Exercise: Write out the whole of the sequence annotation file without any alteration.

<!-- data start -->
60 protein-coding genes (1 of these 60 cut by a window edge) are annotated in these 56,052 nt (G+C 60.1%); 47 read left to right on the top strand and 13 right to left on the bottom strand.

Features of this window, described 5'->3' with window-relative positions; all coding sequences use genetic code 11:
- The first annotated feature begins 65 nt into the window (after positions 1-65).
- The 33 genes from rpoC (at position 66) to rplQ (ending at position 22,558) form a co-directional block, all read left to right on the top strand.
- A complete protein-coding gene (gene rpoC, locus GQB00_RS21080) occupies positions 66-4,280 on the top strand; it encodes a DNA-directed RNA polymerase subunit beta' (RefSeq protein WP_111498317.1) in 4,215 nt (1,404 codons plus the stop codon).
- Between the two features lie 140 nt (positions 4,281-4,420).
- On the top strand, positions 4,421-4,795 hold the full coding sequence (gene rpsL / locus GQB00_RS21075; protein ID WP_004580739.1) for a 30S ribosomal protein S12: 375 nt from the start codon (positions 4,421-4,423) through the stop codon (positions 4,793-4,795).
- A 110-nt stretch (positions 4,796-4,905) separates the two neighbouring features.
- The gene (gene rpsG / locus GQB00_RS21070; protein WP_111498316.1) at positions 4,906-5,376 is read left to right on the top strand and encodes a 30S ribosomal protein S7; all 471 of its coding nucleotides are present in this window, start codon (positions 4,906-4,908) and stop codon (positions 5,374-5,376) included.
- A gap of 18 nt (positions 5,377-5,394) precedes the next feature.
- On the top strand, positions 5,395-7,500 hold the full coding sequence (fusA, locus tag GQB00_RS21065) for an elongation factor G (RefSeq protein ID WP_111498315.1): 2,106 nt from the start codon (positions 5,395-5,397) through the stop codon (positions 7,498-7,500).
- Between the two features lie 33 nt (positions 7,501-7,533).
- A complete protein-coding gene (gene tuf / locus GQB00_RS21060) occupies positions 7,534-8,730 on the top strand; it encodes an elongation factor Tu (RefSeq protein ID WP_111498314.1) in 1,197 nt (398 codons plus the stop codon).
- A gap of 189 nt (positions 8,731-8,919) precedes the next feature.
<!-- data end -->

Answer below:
60 protein-coding genes (1 of these 60 cut by a window edge) are annotated in these 56,052 nt (G+C 60.1%); 47 read left to right on the top strand and 13 right to left on the bottom strand.

Features of this window, described 5'->3' with window-relative positions; all coding sequences use genetic code 11:
- The first annotated feature begins 65 nt into the window (after positions 1-65).
- The 33 genes from rpoC (at position 66) to rplQ (ending at position 22,558) form a co-directional block, all read left to right on the top strand.
- A complete protein-coding gene (gene rpoC, locus GQB00_RS21080) occupies positions 66-4,280 on the top strand; it encodes a DNA-directed RNA polymerase subunit beta' (RefSeq protein WP_111498317.1) in 4,215 nt (1,404 codons plus the stop codon).
- Between the two features lie 140 nt (positions 4,281-4,420).
- On the top strand, positions 4,421-4,795 hold the full coding sequence (gene rpsL / locus GQB00_RS21075; protein ID WP_004580739.1) for a 30S ribosomal protein S12: 375 nt from the start codon (positions 4,421-4,423) through the stop codon (positions 4,793-4,795).
- A 110-nt stretch (positions 4,796-4,905) separates the two neighbouring features.
- The gene (gene rpsG / locus GQB00_RS21070; protein WP_111498316.1) at positions 4,906-5,376 is read left to right on the top strand and encodes a 30S ribosomal protein S7; all 471 of its coding nucleotides are present in this window, start codon (positions 4,906-4,908) and stop codon (positions 5,374-5,376) included.
- A gap of 18 nt (positions 5,377-5,394) precedes the next feature.
- On the top strand, positions 5,395-7,500 hold the full coding sequence (fusA, locus tag GQB00_RS21065) for an elongation factor G (RefSeq protein ID WP_111498315.1): 2,106 nt from the start codon (positions 5,395-5,397) through the stop codon (positions 7,498-7,500).
- Between the two features lie 33 nt (positions 7,501-7,533).
- A complete protein-coding gene (gene tuf / locus GQB00_RS21060) occupies positions 7,534-8,730 on the top strand; it encodes an elongation factor Tu (RefSeq protein ID WP_111498314.1) in 1,197 nt (398 codons plus the stop codon).
- A gap of 189 nt (positions 8,731-8,919) precedes the next feature.